How Can You Do It?

You can learn Tagalog by starting with an interest to learn the language and then going from there. With all the available resources through advancements in technology, finding tutors and classes to take either online or in person is easy.

Getting a Filipino Tutor 

You can find a tutor for one on one lessons, this for me personally was the best way to learn the basics of Tagalog as I could converse freely and casually.

Enrolling in a Filipino Class 

Enrolling in a Tagalog language class and a structured course is great to get you started with the basics of Tagalog, as it will get you all the way through from beginner to native speaker levels. 

English-Tagalog Dictionary

Buying an English-Tagalog dictionary is great for when you need to translate words. Better to get a Tagalog dictionary when you are still in your home country so that you will be familiar with some of the basic words as soon as you arrive in the Philippines. 

You can purchase a copy physically at any National Bookstore branch and online through the National Book Store website.  

Tagalog Lessons For Beginners

Learning a different language is exciting, as students go in with the intent of learning Tagalog, as well as appreciating a whole different culture that comes with it. This makes it easier and faster to learn.

Learning Tagalog Online

The increase in interest in studying and learning foreign languages, with no exception of the Tagalog language, gives multiple online learning application options for beginner students. 

Prices for Tagalog online classes start at ₱235 (around US$4) to about ₱235 (around US$14.95) per month depending on your needs. 

You can use a Tagalog dictionary online which is an online community and immersion resource for Tagalog language learners, for translating words as well as to learn Tagalog from teachers and peers that are available on the site. The lessons are free of charge, and there is an option for paid one-on-one tutors or group classes.

Filipinopod101

filipinopod101

Filipinopod101 is a great online application to begin studying and learning Tagalog 101 through thousands of short video and audio lessons.

  • Price: Starting ₱235 (around US$4) per month 

Pros:

  • Wide variety of lessons to choose from
  • The lessons are easy to download

Cons:

  • The wide variety of choices can get confusing, especially for beginners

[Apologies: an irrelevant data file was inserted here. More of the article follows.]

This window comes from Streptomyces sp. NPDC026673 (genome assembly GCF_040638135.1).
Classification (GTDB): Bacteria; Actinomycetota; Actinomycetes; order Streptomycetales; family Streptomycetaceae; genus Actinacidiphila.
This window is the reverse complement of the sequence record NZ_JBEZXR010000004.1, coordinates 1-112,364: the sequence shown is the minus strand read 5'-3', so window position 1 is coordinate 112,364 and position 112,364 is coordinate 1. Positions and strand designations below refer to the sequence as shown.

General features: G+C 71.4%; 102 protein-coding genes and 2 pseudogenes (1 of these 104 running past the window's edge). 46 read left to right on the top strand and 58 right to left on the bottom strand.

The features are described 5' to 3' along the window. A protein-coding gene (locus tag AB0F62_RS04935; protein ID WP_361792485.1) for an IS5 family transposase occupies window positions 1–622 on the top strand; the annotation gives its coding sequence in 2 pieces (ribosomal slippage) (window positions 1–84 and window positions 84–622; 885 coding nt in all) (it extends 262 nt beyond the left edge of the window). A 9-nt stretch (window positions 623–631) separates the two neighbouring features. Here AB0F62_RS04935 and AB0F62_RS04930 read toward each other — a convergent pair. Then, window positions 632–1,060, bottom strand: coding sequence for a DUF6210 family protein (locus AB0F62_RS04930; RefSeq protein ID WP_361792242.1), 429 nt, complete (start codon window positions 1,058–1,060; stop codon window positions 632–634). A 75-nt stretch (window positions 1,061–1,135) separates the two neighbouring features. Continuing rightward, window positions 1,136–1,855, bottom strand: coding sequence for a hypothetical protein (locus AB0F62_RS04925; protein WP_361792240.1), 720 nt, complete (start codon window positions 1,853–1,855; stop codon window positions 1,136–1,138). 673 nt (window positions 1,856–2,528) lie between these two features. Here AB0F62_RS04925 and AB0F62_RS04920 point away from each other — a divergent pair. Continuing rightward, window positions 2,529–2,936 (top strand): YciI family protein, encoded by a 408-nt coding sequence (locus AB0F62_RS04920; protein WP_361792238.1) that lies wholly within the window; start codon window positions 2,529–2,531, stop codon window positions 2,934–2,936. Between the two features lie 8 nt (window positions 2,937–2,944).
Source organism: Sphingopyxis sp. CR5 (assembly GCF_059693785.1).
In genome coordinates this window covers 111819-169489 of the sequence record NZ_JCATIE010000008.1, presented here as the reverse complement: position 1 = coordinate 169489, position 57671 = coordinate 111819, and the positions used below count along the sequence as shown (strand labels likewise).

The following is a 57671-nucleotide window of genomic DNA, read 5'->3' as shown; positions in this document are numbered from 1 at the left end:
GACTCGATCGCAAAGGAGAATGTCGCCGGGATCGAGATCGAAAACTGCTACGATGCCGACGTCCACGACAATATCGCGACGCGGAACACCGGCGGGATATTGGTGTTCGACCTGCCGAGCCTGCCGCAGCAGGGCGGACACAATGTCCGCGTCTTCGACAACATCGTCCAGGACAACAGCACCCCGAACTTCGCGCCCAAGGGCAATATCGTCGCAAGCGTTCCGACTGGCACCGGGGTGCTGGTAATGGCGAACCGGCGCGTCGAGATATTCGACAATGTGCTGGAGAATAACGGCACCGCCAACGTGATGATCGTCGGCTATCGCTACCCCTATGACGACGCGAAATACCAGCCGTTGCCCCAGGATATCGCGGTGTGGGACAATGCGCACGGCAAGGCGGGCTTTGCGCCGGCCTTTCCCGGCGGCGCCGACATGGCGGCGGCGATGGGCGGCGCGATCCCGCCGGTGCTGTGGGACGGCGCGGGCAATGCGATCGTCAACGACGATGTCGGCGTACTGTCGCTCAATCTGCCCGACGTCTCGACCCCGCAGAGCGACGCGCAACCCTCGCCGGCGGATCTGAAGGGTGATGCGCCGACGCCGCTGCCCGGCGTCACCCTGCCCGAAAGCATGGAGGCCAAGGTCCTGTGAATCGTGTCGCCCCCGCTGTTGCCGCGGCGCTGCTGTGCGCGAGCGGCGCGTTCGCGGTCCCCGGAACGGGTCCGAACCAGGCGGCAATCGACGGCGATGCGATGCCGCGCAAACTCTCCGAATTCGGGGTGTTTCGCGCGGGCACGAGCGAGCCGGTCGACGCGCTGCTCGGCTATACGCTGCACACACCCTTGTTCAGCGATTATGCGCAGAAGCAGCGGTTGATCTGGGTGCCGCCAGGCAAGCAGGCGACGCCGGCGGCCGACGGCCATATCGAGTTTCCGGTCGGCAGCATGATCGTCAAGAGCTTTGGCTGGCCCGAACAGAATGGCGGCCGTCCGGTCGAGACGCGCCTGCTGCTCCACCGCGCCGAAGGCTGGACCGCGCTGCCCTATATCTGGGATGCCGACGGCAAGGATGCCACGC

• Too much English chitchat 

Pimsleur Tagalog

pimsleur-tagalog

Pimsleur Tagalog is a foundational Tagalog course, with all its courses in audio recordings, and conversations between native Tagalog speakers.

  • Price: ₱880.71 (around US$14.95) per month subscription or ₱7,067 (around US$119.95) per level
  • Free 7-day trial

Pros:

  • Learn through repetitive words from native speakers
  • Actively learning how to respond in conversations
  • Uses formal language

Cons:

  • Not for learning higher levels of Tagalog
  • Limited Vocabulary
  • The social scenarios are outdated

Transparent Language

transparent language

Transparent Language has voice recording technology as well as a system that supports your learning needs with beginner alphabet, professional-level lessons, skill-based practice, and beyond.

  • Price: Varies 

Pros:

  • Tagalog course has in-depth coverage
  • Spoken Tagalog is 100% natural speed 

Cons:

  • No built-in voice recognition to compare with a native speaker 
  • Outdated navigation system

uTalk

uTalk

uTalk is a flashcard app to learn words and phrases with native speaker audio recordings and picture associations to facilitate your classes.

  • Price: ₱293.97 (around US$4.99) per language monthly 

Pros:

  • Native speaker audio is authentic
  • High language combination potential

Cons:

  • UI system is sloppy
  • Wide-ranging approach that is not suitable for specific languages

Glossika Tagalog

Glossika-tagalog

Glossika Tagalog uses audio technology and heavily focuses on the repetition of words. Listening to sequential sentences at a natural speed and repeating them.

  • Price: ₱1,767.30 (around US$30) per month

Pros:

  • Heavy repetition of words makes you effectively remember
  • Uses audio technology at a natural speed

Cons:

  • Maybe a difficult concept to grasp for beginners
  • Price is expensive

Using Online Filipino Tutor

Another great way to learn Tagalog is to find an online tutor. This is a cool way to learn Tagalog from anywhere you are, as long as you have an internet connection and a smartphone or a laptop. 

Choosing the right online tutor for yourself is important because they have to be able to meet your Tagalog learning needs.

There are a few sites online where you can find tutors. All the tutoring sites have pros and cons, so you can browse through each if you are curious to learn more about each one. 

For the reason of the structured search of tutors, I narrowed down the site search to the website Preply. 

Preply

preply

Preply is an online website for Filipino tutors offering private Tagalog lessons; the site has 122 tutors to choose from, with a list of Tagalog tutors and their profiles, where you can see what lessons they offer, and the prices of their lessons.

  • Price: Starting at ₱325 (around US$5.50) per hour
  • Read about how Preply verifies their tutors
  • How to choose an ideal tutor plus more
  • If you are not satisfied with your tutor, you get a free replacement until you are 100% satisfied

Enrolling in Filipino Language Courses

There are a few ways and venues you can enroll in Filipino language courses and learn whenever you need.  

Udemy

udemy

Udemy offers a variety of video courses for the Filipino language. There are video courses that you can pay for to learn Tagalog. These include lessons from just one teacher and from a community of teachers. The video courses provide interactive learning for a fun learning environment.

If you are not happy with any course you get a 30-day money-back guarantee. 

Videos Courses Include:

And you will be introduced to other major regional languages in the Philippines that are taught on Udemy as well, such as Cebuano.

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Universities and Colleges in the Philippines

All universities and colleges in the Philippines offer Filipino language classes that you can enroll in to learn Tagalog.